One of the biggest myths about college admissions is that financial aid is far and few between. The reality is that most families qualify for some type of financial aid, but to be successful, families must understand the components of financial aid and process to apply.
Financial Aid is an umbrella term that refers to several different awards, which includes:
- Federal Loans (Perkins, Direct, Stafford, Plus)
- Federal Grants (Pell)
- Institutional Grants (scholarships and grants awarded by individual colleges)
- Institutional Loans (loans offered by individual colleges)
- You can usually complete the CSS Profile as early as October of the student’s senior year of high school.
- FAFSA is available beginning January 1 every year. Families should complete it immediately. *Note, families need to complete FAFSA every year a student is in college. Financial Aid is awarded on a yearly basis.
- Families are required to submit tax-returns to colleges, therefore, we encourage families to complete taxes as early as possible.
- Deadlines matter in financial aid – once federal money is distributed, it’s gone.
- If you are unhappy with a financial aid package, call the college. Private schools in particular, are often willing to work with families to make attendance feasible.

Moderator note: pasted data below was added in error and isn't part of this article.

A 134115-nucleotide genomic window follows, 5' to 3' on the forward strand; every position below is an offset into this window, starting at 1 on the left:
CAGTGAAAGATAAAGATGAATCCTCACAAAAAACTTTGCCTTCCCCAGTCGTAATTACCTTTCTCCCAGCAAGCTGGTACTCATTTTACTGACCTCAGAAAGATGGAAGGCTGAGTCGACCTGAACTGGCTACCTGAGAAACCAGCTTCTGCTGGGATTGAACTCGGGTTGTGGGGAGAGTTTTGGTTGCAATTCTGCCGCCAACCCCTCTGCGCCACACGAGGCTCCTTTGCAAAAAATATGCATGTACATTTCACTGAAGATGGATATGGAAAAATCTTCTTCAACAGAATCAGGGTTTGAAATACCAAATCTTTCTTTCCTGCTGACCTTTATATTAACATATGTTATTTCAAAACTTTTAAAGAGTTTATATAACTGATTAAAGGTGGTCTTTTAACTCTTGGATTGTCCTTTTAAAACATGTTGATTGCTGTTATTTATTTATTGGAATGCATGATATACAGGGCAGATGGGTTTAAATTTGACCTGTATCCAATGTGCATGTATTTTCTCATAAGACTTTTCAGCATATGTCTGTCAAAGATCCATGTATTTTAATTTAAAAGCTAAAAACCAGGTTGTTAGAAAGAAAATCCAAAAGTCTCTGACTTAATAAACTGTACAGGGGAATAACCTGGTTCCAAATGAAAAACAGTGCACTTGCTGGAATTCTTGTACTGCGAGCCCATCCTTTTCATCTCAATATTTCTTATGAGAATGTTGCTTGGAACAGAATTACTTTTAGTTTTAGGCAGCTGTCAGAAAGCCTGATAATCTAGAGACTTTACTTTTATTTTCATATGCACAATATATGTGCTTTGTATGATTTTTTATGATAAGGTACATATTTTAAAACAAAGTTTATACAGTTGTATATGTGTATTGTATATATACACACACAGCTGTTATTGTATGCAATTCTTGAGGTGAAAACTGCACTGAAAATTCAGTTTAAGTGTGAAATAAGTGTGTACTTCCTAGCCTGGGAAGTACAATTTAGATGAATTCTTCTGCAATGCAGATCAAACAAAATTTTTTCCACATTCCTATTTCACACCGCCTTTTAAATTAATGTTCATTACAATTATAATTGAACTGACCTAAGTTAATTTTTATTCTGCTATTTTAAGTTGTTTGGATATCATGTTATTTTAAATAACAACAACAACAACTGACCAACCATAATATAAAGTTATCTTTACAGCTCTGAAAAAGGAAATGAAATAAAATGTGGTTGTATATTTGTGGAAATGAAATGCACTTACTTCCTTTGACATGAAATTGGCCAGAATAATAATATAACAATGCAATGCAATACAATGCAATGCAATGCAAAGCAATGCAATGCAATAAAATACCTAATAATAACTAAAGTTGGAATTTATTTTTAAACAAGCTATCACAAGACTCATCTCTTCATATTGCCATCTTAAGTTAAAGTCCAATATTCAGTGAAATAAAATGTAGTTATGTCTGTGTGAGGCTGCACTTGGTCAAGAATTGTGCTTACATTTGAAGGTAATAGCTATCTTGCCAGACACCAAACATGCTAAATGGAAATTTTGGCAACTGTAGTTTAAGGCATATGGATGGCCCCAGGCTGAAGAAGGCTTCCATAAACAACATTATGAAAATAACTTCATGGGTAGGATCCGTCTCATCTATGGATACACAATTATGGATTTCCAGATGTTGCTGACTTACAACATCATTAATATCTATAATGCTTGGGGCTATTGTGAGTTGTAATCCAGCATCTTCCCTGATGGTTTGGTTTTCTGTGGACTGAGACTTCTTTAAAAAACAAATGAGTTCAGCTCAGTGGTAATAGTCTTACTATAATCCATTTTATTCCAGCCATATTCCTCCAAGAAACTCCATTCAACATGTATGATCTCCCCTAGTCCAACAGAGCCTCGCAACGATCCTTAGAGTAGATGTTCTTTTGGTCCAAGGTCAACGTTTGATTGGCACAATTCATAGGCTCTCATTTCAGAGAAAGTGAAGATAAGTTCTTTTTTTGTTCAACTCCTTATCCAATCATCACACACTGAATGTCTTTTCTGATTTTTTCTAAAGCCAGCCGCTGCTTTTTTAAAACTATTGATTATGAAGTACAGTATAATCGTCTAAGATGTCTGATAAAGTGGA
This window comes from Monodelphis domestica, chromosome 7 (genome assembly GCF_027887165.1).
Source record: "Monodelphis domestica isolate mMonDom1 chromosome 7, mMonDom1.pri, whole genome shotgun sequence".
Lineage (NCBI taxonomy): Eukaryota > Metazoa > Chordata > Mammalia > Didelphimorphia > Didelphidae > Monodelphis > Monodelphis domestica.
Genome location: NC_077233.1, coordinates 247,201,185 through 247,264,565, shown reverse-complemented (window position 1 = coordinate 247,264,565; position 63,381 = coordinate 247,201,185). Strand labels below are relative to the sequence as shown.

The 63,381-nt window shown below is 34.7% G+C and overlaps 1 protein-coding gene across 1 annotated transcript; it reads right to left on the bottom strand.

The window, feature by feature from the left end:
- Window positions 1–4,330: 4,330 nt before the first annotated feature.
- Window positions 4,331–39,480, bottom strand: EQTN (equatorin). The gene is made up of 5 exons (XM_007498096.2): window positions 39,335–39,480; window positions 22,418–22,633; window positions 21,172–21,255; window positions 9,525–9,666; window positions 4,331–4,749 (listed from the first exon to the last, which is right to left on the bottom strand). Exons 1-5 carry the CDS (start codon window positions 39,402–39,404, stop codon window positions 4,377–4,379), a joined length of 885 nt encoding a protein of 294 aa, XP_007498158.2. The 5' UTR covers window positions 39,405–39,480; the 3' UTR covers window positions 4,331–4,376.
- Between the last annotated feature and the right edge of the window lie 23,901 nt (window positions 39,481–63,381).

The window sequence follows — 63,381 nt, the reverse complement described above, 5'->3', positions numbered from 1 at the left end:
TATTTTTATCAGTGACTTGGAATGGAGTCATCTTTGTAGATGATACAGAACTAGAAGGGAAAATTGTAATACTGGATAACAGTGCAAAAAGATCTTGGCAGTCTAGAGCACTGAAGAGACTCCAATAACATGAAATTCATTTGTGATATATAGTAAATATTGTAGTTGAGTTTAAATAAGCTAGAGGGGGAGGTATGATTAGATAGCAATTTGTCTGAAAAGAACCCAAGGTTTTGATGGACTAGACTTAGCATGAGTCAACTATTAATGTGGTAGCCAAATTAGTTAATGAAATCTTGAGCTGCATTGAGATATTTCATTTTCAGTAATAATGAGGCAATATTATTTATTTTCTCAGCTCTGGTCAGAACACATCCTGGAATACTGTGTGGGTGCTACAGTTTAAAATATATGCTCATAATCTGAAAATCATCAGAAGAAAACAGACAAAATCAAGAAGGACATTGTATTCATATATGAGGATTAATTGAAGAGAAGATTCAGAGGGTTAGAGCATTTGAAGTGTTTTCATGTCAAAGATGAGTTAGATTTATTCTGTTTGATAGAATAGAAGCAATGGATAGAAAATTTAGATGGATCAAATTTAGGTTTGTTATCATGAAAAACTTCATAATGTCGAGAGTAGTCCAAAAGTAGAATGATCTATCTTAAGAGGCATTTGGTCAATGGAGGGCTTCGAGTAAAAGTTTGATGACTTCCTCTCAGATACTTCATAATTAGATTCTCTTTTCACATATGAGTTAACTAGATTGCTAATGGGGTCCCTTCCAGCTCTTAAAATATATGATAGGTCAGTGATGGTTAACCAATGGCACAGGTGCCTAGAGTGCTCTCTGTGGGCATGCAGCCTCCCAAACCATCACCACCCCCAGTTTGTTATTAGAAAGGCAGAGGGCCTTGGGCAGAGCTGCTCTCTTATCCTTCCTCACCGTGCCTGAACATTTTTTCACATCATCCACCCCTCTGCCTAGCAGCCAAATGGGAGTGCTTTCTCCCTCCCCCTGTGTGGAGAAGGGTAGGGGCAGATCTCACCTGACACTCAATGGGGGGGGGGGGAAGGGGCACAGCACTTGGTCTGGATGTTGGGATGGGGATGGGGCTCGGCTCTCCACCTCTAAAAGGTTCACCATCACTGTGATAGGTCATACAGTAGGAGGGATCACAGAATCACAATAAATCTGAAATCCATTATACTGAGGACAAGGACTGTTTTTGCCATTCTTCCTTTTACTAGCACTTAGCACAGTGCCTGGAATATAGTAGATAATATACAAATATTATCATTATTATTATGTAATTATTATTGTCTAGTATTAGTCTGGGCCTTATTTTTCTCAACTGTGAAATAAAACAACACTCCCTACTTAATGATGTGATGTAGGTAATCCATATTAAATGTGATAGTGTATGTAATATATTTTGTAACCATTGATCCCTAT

Financial Aid can be need-based or merit-based:
- Need-based aid is awarded based on a student’s financial need as determined by FAFSA.
- Merit-based aid is awarded based on achievement – it can be based on academic, extra-curricular accomplishments (including athletic talent), leadership etc.
Students should also apply to private scholarships. There are thousands of private scholarships available and the amount can vary from a little to thousands of dollars. To begin your private scholarship research, start with these websites and organizations that provide scholarships to students across the country:
- College Board
- Hispanic Scholarship Federation
- Ronald McDonald House Charities
These websites are just a few of hundreds. Additionally, students should check with local community organizations like Rotary, YMCA or Chamber of Commerce, as well as parent’s place of employment for scholarship opportunities.